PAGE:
RALEIGH, N.C. (AP) — A North Carolina judge said Friday he wants to review a surprise deal settling decades of groundwater pollution at Duke Energy's coal ash pits because he questioned the motives behind the company's deal with state environmental regulators.
The deal reduced the $25 million fine at a Wilmington power plant that state regulators had promoted as the largest penalty for environmental damage in state history. The agreement cut the fine to $7 million but also sought to resolve groundwater pollution claims at all 14 of the company's power plants storing toxic coal ash, not just one.
The judge who signed off on the settlement last fall went too far with his order that seemed to close lawsuits involving conservation groups, Superior Court Judge Paul Ridgeway said.
"It is a bit surprising that in a penalty case over one plant, it developed into as comprehensive a settlement as this," Ridgeway said.
The Department of Environmental Quality could decide the appropriate fine for Duke Energy polluting the groundwater at its Sutton power plant, Ridgeway said. But because Administrative Law Judge Phil Berger Jr. wasn't asked to rewrite the scope of his order approving the deal, Ridgeway said he suspected the settlement's language was designed to close the courtroom door to environmental groups or others.
"I have to suspect that there is some ulterior motive," he said.
The parties later agreed to ask Berger to revise his order, Duke Energy spokeswoman Erin Culbert said.
Berger is the son of state Senate leader Phil Berger. The Republican's district includes Eden, site of a 2014 spill of toxic coal ash that prompted a new law requiring Duke Energy to clean up its coal ash holding pits by 2029.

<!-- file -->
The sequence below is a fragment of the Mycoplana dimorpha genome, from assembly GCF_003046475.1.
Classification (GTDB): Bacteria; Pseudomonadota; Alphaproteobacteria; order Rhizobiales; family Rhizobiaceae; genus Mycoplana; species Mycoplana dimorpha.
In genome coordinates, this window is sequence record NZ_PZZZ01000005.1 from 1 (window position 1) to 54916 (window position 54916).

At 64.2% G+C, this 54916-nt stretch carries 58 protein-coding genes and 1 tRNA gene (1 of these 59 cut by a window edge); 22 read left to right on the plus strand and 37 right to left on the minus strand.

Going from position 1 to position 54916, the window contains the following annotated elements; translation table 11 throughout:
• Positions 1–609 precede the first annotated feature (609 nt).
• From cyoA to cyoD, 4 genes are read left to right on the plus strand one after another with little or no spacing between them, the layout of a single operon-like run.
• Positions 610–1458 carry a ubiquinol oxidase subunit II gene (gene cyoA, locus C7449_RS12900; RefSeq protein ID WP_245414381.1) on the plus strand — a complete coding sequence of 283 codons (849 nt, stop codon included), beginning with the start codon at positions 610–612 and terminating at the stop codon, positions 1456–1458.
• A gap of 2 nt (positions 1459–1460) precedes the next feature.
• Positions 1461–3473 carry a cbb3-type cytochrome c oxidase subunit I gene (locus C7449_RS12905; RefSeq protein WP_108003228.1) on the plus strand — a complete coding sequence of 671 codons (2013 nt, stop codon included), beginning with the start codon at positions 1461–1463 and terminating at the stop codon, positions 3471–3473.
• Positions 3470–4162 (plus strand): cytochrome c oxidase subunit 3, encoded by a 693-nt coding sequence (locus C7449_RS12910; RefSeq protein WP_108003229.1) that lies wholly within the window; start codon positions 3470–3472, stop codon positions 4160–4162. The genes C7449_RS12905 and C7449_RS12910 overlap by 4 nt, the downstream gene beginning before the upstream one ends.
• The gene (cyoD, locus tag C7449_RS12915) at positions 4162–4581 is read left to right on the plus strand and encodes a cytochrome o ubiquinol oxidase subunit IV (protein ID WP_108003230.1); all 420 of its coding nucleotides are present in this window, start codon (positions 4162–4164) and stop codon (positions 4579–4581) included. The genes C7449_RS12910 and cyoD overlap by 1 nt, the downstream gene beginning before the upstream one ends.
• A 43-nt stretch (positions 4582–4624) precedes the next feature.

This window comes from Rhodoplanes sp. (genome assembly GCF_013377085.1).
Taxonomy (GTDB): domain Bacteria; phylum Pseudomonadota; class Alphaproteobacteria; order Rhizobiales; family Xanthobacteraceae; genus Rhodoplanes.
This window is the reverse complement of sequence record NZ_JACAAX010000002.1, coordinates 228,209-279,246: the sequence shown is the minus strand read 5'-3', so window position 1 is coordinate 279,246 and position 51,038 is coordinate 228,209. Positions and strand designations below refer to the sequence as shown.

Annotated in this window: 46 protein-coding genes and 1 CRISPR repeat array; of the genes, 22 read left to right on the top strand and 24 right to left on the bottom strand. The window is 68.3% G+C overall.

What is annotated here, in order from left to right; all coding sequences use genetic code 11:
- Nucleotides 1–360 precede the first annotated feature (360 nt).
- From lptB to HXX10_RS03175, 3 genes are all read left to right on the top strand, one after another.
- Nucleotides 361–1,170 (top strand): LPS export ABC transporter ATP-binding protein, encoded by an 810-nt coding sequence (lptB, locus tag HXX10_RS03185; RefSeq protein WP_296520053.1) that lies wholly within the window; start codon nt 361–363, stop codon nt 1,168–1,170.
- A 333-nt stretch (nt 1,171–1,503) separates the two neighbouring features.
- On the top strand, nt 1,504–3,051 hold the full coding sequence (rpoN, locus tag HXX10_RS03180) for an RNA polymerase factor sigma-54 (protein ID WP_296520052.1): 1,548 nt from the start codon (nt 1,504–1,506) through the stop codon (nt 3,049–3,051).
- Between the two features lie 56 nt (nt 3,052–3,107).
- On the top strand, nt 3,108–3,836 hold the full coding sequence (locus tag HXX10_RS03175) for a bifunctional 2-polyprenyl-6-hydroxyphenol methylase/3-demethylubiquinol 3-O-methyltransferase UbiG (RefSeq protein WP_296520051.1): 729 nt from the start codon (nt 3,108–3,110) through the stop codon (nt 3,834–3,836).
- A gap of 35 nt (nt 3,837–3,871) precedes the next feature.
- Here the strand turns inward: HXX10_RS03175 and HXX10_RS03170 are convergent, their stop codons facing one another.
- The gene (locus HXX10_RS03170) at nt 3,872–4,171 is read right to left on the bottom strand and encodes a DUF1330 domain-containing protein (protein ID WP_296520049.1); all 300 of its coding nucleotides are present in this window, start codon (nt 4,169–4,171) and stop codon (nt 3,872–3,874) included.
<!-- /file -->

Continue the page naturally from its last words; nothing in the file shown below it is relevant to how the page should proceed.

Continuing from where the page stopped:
State water quality officials knew for years about the contamination at Sutton's unlined ash pits but took no enforcement action until August 2013 — after a citizens groups tried to sue Duke Energy. Monitoring wells near Duke's dumps at Sutton showed readings exceeding state groundwater standards for chemicals including boron and thallium, which was used in rat poison until it was banned because it is highly toxic.
The hearing came on the day DEQ signed off for the first time on plans to drain the water off the top of basins where coal ash is collected, a needed step to closing, excavating or covering them.
The state permit for work at Duke Energy's Riverbend power plant in Mount Holly is intended to be a model for documents needed to close coal ash pits around the state. It allows water to be diverted to rivers and streams until 3 feet of water remains above the ash. Duke Energy will be required to test fish near the discharge site to see whether their bodies contain collected mercury or lead, and twice a year test the waterway for those heavy metals and arsenic, chromium and cadmium.
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